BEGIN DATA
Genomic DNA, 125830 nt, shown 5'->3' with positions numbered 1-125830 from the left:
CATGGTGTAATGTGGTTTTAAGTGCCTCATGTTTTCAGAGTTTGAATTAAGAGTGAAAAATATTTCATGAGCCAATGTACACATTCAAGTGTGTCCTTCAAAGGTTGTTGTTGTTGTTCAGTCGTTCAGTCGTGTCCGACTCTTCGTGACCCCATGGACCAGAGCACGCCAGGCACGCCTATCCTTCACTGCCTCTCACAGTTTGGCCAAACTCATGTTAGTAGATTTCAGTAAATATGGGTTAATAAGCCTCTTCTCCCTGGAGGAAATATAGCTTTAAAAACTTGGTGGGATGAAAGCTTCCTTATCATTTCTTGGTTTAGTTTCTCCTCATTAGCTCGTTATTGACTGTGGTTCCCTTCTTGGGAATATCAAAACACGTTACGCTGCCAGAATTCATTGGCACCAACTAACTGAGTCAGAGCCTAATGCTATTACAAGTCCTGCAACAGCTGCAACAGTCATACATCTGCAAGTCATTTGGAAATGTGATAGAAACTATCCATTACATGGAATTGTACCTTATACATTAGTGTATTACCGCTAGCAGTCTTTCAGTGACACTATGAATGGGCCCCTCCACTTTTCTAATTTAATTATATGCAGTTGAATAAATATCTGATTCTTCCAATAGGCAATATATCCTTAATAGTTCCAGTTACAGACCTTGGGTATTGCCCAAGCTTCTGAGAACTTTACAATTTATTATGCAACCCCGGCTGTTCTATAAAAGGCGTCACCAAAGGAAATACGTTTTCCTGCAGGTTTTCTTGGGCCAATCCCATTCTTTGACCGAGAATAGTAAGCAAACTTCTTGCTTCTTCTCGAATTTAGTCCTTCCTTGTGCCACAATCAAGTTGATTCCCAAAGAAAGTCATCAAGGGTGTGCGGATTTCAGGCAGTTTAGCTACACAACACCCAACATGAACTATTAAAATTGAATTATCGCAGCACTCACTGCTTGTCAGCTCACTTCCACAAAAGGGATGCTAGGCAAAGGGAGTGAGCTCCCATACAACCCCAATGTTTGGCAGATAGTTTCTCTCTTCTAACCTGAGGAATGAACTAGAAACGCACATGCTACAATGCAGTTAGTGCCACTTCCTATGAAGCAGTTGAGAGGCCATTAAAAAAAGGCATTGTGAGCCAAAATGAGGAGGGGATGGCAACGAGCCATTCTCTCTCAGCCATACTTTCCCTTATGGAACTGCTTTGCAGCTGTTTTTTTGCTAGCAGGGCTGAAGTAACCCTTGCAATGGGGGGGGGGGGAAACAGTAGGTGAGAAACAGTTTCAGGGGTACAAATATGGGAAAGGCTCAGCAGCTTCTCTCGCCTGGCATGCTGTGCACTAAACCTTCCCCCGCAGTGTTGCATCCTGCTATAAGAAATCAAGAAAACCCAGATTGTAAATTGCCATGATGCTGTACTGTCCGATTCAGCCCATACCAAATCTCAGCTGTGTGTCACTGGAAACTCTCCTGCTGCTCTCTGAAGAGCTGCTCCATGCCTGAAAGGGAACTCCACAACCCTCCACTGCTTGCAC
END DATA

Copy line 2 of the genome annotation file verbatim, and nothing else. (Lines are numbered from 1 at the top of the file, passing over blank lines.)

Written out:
CATGGTGTAATGTGGTTTTAAGTGCCTCATGTTTTCAGAGTTTGAATTAAGAGTGAAAAATATTTCATGAGCCAATGTACACATTCAAGTGTGTCCTTCAAAGGTTGTTGTTGTTGTTCAGTCGTTCAGTCGTGTCCGACTCTTCGTGACCCCATGGACCAGAGCACGCCAGGCACGCCTATCCTTCACTGCCTCTCACAGTTTGGCCAAACTCATGTTAGTAGATTTCAGTAAATATGGGTTAATAAGCCTCTTCTCCCTGGAGGAAATATAGCTTTAAAAACTTGGTGGGATGAAAGCTTCCTTATCATTTCTTGGTTTAGTTTCTCCTCATTAGCTCGTTATTGACTGTGGTTCCCTTCTTGGGAATATCAAAACACGTTACGCTGCCAGAATTCATTGGCACCAACTAACTGAGTCAGAGCCTAATGCTATTACAAGTCCTGCAACAGCTGCAACAGTCATACATCTGCAAGTCATTTGGAAATGTGATAGAAACTATCCATTACATGGAATTGTACCTTATACATTAGTGTATTACCGCTAGCAGTCTTTCAGTGACACTATGAATGGGCCCCTCCACTTTTCTAATTTAATTATATGCAGTTGAATAAATATCTGATTCTTCCAATAGGCAATATATCCTTAATAGTTCCAGTTACAGACCTTGGGTATTGCCCAAGCTTCTGAGAACTTTACAATTTATTATGCAACCCCGGCTGTTCTATAAAAGGCGTCACCAAAGGAAATACGTTTTCCTGCAGGTTTTCTTGGGCCAATCCCATTCTTTGACCGAGAATAGTAAGCAAACTTCTTGCTTCTTCTCGAATTTAGTCCTTCCTTGTGCCACAATCAAGTTGATTCCCAAAGAAAGTCATCAAGGGTGTGCGGATTTCAGGCAGTTTAGCTACACAACACCCAACATGAACTATTAAAATTGAATTATCGCAGCACTCACTGCTTGTCAGCTCACTTCCACAAAAGGGATGCTAGGCAAAGGGAGTGAGCTCCCATACAACCCCAATGTTTGGCAGATAGTTTCTCTCTTCTAACCTGAGGAATGAACTAGAAACGCACATGCTACAATGCAGTTAGTGCCACTTCCTATGAAGCAGTTGAGAGGCCATTAAAAAAAGGCATTGTGAGCCAAAATGAGGAGGGGATGGCAACGAGCCATTCTCTCTCAGCCATACTTTCCCTTATGGAACTGCTTTGCAGCTGTTTTTTTGCTAGCAGGGCTGAAGTAACCCTTGCAATGGGGGGGGGGGGAAACAGTAGGTGAGAAACAGTTTCAGGGGTACAAATATGGGAAAGGCTCAGCAGCTTCTCTCGCCTGGCATGCTGTGCACTAAACCTTCCCCCGCAGTGTTGCATCCTGCTATAAGAAATCAAGAAAACCCAGATTGTAAATTGCCATGATGCTGTACTGTCCGATTCAGCCCATACCAAATCTCAGCTGTGTGTCACTGGAAACTCTCCTGCTGCTCTCTGAAGAGCTGCTCCATGCCTGAAAGGGAACTCCACAACCCTCCACTGCTTGCAC